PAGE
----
401 Ways to get Your Children to Work at Home
I strongly recommend this book. I bought it when Zoe was three, and it gives step by step suggestions for all the tasks a child should have mastered between the age of 2 and 18–age-appropriate suggestions for what a child could do to help out in the kitchen, with the laundry, with cleaning, shopping, in the garden, mending, phone-calls re. hair-cuts, taking a bus, managing money etc.
On each of Zoe’s birthdays, we would look at what she should be able to do in terms of ironing, mending, cooking, vacuuming etc. At 15, she can cook and serve a 3 course meal to guests, (and has been able to for many years) handle her own laundry, clean if necessary (though we do have a cleaner) mend her own clothes, and do most domestic tasks. She will be supremely able to run her own little house when she is 18.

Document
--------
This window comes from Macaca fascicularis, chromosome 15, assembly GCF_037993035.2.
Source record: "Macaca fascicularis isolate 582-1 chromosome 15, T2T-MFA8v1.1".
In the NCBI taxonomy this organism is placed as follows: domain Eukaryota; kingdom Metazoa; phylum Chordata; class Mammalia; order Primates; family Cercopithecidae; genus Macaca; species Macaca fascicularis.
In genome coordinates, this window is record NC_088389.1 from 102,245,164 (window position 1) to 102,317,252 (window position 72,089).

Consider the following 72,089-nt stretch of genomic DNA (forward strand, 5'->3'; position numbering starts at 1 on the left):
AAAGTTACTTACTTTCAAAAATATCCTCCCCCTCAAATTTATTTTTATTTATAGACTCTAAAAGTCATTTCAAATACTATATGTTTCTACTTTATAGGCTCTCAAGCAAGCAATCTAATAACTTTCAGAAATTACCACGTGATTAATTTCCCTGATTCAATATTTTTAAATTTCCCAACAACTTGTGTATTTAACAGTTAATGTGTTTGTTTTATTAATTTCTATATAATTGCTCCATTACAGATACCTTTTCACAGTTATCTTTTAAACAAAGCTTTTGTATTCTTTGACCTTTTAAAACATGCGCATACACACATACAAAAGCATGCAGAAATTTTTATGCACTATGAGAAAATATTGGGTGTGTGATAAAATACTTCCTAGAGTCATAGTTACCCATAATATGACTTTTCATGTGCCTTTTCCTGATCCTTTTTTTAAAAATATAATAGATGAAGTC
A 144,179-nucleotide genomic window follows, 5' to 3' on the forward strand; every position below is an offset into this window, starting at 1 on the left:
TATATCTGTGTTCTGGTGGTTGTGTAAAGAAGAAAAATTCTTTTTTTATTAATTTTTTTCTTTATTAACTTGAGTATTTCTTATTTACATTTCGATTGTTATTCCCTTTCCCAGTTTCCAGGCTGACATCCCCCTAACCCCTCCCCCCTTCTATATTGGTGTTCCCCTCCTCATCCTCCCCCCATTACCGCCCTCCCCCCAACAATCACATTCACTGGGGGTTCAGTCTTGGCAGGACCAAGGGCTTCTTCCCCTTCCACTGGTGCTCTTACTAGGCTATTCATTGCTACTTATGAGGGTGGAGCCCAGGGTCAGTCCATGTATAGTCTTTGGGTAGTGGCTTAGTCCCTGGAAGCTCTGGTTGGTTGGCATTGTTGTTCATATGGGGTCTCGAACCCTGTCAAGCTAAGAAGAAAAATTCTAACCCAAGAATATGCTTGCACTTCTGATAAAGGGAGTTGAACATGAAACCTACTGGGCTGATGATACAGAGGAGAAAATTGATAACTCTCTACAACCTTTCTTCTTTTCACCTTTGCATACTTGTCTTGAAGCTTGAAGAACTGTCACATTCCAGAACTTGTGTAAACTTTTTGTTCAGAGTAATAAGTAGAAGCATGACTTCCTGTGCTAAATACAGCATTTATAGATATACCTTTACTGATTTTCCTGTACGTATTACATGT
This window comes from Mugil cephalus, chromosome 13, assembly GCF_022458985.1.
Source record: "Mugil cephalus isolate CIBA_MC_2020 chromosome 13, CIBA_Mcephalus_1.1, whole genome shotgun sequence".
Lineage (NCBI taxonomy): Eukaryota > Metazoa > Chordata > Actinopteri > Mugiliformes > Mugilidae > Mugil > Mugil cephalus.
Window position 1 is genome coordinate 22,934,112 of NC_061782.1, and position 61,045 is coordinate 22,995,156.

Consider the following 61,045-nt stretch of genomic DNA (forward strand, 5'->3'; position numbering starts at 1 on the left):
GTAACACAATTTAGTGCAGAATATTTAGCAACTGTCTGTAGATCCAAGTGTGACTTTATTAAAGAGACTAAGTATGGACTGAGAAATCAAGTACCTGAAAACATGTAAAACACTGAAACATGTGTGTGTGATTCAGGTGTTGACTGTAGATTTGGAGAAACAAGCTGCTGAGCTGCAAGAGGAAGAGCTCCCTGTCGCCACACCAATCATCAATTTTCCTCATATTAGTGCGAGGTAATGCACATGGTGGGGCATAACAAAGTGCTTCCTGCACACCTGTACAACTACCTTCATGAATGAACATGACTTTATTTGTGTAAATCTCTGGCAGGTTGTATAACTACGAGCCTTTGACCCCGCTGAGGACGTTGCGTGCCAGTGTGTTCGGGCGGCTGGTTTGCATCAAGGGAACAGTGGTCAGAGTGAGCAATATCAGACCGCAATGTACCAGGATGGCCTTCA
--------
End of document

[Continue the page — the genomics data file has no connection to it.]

Irene has not been as enthusiastic about learning these age-appropriate tasks, but can do most things on the 11 year old list.
I would highly recommend this book so that when kids leave home, they have all the survival skills they need. I grew up in a home with a live in cook, live in maid, and live in gardener, and got married without the faintest idea of how to cook or clean, and just a faint idea of how to do laundry. Domesticity has been an uphill battle for me–but not for the generation I have brought into the world–if I have anything to say about it!
Having everyone pitch in leads to more family time, more family fun, a less frazzled mum, and more confident, less intense, and better-rounded children!